The kind of accountability most of us are familiar with is direct accountability: a role is assigned a task and is directly accountable for their result. The role understands the quality, quantity, timeframe, and resource constraints of the deliverable and has the authority to implement plans to achieve it. When completing a RACI this is what we mean by accountability.
Ideally, the individual with direct accountability has the context to understand the limits in which they must work and sufficient knowledge about all of the factors that must be considered to make good decisions. However, that’s not always the case, and for this reason, organizations need to establish lateral roles of indirect accountability to ensure these factors are brought to the attention of the role with direct accountability.
Indirect roles are responsible for initiating action toward directly accountable roles. Indirect roles may be responsible for:
Informing: being aware of the factors surrounding the direct and initiating contact to offer advice and recommendations.
Persuading: persuading the direct to adjust their actions when there is a risk of undermining process control or when multiple roles fail to work together effectively.
Instructing: ordering the direct to stop when working outside of limits and/or take prescribed action to mitigate a catastrophic event.
Responding: Provide the direct service and support
Often these indirects are accountable in a supporting process.
Effective organizations assign people to particular roles, such as Process Owners, to solve problems better and make choices faster. Yet, it is frighteningly easy it is to exclude the right people in problem-solving. Who plays what role is not always clear in organizations. In organizations where specialized knowledge and expertise are distributed widely the different parts of an organization can see different problems in the same situation. Ensuring that the right people are at the whiteboard to solve the problem.
The Who-What Matrix is a great tool to ensure the right people are involved.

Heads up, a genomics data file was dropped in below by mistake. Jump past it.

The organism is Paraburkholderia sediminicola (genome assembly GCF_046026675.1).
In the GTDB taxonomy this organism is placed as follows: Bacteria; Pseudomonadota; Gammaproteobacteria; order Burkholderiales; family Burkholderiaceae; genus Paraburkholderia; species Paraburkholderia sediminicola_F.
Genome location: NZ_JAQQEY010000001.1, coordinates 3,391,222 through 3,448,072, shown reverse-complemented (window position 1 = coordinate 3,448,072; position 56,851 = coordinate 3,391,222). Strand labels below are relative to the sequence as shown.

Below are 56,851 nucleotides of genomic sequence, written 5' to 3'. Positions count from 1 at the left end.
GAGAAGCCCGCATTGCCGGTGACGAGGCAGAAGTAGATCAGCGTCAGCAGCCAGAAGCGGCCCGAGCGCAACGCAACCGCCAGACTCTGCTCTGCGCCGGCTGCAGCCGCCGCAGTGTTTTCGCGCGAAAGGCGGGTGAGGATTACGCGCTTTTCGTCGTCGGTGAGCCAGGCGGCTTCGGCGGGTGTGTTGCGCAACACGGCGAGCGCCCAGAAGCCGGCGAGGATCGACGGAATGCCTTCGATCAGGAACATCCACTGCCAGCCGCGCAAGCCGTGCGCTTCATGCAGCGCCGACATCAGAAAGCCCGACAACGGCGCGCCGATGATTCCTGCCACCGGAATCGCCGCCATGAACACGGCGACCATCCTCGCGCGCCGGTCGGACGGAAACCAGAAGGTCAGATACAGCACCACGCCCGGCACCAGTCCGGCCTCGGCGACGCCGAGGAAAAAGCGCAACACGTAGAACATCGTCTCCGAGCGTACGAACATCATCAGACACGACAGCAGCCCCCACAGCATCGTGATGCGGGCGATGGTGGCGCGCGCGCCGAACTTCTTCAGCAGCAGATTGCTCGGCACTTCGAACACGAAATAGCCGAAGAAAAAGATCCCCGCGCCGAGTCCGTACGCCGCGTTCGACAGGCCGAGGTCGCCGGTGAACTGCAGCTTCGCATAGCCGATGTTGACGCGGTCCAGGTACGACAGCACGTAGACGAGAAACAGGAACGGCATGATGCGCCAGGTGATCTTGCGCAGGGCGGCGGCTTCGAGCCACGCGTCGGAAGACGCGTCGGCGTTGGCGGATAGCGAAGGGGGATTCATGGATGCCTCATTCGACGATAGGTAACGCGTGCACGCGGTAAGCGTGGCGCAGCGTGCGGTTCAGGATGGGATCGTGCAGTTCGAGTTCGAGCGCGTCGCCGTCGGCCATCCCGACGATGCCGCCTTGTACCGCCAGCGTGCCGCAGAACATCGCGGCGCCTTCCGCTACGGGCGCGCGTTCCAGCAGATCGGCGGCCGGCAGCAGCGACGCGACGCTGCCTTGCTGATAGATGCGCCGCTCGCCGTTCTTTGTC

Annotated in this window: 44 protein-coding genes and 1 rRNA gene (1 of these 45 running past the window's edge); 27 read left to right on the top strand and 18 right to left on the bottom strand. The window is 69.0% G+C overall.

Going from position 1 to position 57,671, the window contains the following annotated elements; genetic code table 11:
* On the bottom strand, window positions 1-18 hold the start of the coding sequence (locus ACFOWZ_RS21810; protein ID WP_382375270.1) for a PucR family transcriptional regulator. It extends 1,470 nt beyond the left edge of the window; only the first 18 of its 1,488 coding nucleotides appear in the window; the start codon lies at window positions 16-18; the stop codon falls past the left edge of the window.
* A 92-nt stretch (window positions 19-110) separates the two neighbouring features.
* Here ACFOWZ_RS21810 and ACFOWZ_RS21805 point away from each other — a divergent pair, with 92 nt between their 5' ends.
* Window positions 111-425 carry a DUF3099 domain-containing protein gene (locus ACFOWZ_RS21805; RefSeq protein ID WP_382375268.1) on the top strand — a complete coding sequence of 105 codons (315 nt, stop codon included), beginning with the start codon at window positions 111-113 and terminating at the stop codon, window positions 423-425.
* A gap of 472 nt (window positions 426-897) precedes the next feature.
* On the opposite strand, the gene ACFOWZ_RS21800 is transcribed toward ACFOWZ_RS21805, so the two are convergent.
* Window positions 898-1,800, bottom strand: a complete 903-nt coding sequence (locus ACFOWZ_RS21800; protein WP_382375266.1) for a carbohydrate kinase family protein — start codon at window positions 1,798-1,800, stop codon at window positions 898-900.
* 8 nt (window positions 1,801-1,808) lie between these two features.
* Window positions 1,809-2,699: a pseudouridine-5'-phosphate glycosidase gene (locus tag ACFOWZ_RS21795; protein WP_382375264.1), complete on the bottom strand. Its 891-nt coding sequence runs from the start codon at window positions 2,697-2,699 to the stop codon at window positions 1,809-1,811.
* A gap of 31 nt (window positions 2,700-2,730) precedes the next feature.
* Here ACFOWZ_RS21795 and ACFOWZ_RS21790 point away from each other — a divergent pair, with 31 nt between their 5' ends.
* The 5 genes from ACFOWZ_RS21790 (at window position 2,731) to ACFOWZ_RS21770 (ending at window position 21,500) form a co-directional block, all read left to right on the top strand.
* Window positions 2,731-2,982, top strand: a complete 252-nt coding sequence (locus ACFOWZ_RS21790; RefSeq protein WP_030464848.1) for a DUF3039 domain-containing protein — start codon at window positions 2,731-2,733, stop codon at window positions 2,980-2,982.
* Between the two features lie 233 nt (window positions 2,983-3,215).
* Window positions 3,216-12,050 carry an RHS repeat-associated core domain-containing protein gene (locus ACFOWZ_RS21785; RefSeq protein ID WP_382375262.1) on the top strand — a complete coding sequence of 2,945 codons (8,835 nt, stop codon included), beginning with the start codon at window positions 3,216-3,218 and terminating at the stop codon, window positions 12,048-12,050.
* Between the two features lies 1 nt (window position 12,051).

By including a wider set of people, the Who-What Matrix assists in creating trust, commitment, and a sense of procedural justice, and thus, enhance the likelihood of success. The matrix can also integrate people across functions, hierarchy, business units, locations, and partner organizations.
Once the need to problem-solve is identified, the matrix can be used to determine what people and organizations should be involved in which roles in problem-solving and whose interests should betaken into account in the deliberations. Players may provide input (information, ideas, resources); be part of the solving process(formulating problem, gathering data, doing analyses, generating solution options, supporting the work), be among those making choices or executing them. Considering the interests of all players during problem-solving can lead to better choices and outcomes.
The aim is to use the framework’s categories to think broadly but be selective in deciding which players play what role. A lengthy collection of players can be so overwhelming as to lead to neglect. The same player can play more than one role, and roles played can change over time. Players can come and go as problem-solving proceeds and circumstances change.
By deliberately bringing people into problem-solving, we are showing how to give people a meaningful role in the learning culture.
The roles breakdown as:
Input: Provide input, provide data gathering, data sources
Recommend: Evaluate problem, recommend solutions and path forward
Decide: Make the final decision and commit the organization to action